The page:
Their unprecedented enthusiasm for technology has the potential to spark change in traditional economic institutions and the labor market. The priority that millennials place on creativity and innovation will make them an important engine for the U.S. economy for decades ahead.
Millennials were born to be entrepreneurs and here at SBA Region II, we’re making their entrepreneurial dreams a reality. For example, in New York City, millennial entrepreneurs Ismaila and Ibrahim Bah used their own savings and loans from family coupled with a $5,000 SBA Microloan and another $5,000 loan from the Business Outreach Center Network (BOC) to make their dream of owning their own grocery store in the South Bronx a reality.
When Noor Hallal African American Market opened its door, the asylees from Guinea were not only able to realize the American dream, but were also able to give back to the community.
The brothers strategically opened the market across the street from a public housing project on an active commercial street in order to provide local residents with easy access to fresh foods and meats, not just from the USA but from around the world.
The Bah brothers also made use of other resources provided by SBA and BOC including learning how to market their business to increase foot traffic. The store, which is open from 10 a.m. to 10 p.m. seven days a week, is now so busy that they had to hire help.
They have also expanded the scope of their business and are now purchasing rice by the pallet and selling it to local restaurants and shops at the wholesale level, creating an additional income stream.
It’s exciting to witness millennials becoming entrepreneurial trailblazers in our local communities and neighborhoods with SBA assistance. However, despite all their promise, unemployment still remains high among this population.
One in four millennials are experiencing unemployment and for those who grow up in underserved communities, they face even higher rates of poverty and unemployment.
For instance, young African-Americans and Latinos under the age of 25 are twice as likely to be unemployed and thus disenfranchised from the American dream and economic stability.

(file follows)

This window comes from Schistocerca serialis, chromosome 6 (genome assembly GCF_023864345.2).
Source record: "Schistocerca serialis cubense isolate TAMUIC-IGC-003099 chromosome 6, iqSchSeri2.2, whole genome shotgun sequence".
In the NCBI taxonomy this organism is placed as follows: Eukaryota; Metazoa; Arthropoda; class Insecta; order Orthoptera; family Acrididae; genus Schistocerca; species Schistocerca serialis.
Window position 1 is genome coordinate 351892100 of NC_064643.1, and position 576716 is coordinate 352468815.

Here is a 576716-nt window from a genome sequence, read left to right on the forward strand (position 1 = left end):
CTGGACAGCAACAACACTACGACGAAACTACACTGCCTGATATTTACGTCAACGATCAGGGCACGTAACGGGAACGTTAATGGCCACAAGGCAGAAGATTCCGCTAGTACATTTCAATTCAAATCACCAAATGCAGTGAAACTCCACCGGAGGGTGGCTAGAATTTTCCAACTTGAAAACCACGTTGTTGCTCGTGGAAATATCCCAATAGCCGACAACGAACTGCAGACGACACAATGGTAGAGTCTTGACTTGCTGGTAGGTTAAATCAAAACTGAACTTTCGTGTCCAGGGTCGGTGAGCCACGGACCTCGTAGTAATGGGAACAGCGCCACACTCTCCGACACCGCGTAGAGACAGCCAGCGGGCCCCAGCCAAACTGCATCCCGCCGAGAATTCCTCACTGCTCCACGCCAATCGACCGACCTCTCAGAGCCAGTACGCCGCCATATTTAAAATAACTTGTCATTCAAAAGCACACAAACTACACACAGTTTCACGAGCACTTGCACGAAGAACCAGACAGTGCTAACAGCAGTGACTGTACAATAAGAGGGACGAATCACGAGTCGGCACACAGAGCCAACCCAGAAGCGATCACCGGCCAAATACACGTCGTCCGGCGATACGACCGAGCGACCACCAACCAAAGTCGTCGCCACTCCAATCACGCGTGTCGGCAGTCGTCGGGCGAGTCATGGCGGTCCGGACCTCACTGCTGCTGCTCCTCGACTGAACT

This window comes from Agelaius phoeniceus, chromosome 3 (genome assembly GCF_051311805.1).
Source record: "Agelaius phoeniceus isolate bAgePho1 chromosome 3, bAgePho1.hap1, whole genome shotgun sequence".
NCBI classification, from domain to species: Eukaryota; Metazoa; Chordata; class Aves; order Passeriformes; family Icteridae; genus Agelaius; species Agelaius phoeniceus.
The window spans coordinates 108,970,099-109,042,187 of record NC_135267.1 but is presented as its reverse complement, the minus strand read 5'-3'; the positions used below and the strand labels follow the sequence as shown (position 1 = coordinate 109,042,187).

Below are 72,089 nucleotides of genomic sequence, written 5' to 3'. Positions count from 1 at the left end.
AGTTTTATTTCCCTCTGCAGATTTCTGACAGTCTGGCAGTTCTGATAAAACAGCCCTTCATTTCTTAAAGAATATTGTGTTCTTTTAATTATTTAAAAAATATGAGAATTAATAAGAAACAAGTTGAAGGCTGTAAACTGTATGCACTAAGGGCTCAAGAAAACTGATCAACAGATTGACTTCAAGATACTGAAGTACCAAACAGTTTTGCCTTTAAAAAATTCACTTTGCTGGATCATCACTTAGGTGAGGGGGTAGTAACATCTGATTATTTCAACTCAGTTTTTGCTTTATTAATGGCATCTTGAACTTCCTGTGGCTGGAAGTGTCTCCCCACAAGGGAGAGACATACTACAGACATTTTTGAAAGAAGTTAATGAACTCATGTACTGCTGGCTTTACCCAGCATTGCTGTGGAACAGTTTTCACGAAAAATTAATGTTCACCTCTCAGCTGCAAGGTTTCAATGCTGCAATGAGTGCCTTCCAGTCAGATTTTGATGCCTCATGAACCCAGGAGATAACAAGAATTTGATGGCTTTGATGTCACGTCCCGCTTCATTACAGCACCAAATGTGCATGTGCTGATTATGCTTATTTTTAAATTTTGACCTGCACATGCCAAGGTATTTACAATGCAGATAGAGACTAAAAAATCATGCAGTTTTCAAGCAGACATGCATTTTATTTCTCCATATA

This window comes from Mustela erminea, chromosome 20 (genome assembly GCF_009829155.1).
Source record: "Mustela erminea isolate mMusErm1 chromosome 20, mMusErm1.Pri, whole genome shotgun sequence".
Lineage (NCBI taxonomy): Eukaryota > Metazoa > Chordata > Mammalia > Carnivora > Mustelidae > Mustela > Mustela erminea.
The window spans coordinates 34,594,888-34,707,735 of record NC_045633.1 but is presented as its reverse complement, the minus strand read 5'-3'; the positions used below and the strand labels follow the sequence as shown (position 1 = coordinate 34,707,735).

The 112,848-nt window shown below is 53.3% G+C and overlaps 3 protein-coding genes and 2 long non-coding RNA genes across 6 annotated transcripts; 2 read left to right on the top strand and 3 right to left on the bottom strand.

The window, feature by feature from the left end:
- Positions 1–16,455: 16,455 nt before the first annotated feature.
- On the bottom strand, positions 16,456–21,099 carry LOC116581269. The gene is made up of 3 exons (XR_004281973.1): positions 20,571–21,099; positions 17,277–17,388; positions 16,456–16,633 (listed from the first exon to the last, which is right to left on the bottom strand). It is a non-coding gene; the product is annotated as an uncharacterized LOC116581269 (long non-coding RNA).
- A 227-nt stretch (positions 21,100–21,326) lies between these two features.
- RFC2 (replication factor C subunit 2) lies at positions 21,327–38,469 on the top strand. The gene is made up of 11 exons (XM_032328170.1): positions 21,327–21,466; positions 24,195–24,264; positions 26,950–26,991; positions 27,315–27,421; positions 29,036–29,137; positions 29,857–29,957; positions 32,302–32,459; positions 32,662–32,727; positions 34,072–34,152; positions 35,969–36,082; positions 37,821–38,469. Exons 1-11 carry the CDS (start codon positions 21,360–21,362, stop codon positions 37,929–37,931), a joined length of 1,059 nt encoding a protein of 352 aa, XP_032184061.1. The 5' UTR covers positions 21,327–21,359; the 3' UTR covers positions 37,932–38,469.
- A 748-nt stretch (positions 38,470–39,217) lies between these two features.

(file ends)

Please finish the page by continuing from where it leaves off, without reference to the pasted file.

For many young millennials of color, entrepreneurship isn’t about monetizing a hobby for some extra cash, it’s about finding a way to support themselves long term. Research shows that more than half of millennials are interested in starting their own business, especially African-American and Hispanic males.
That’s why the administrator of the U.S. Small Business Administration (SBA), Maria Contreras-Sweet, recently announced the “My Brother’s Keeper Initiative for Millennial Entrepreneurs.” It’s a new federal outreach and education campaign to help America’s millennials become what we call "enterprise-ready."
President Barack Obama launched My Brother’s Keeper to address persistent opportunity gaps faced by young people of color and to ensure that all young people can overcome challenges and achieve their potential.
The president’s new economic opportunity agenda for millennials creates new policies to support this generation.
At the SBA, our message to millennials is clear, bring your ideas and dreams to us and together we can help you map out a plan to achieve them. The SBA is here to help millennials, and others interested in starting or growing a small business, jumpstart their small business dreams and unleash their potential where their talents and interests lie.
Overall, we want to help millennials succeed as small business owners and we won’t charge them a dime.
Remember, entrepreneurship can be the answer, if your question is "What’s next for me?” If you’re a potential millennial entrepreneur or know someone that is, go to www.sba.gov/young to learn more.
Kellie I. LeDet is Region II Administrator for the Small Business Administration.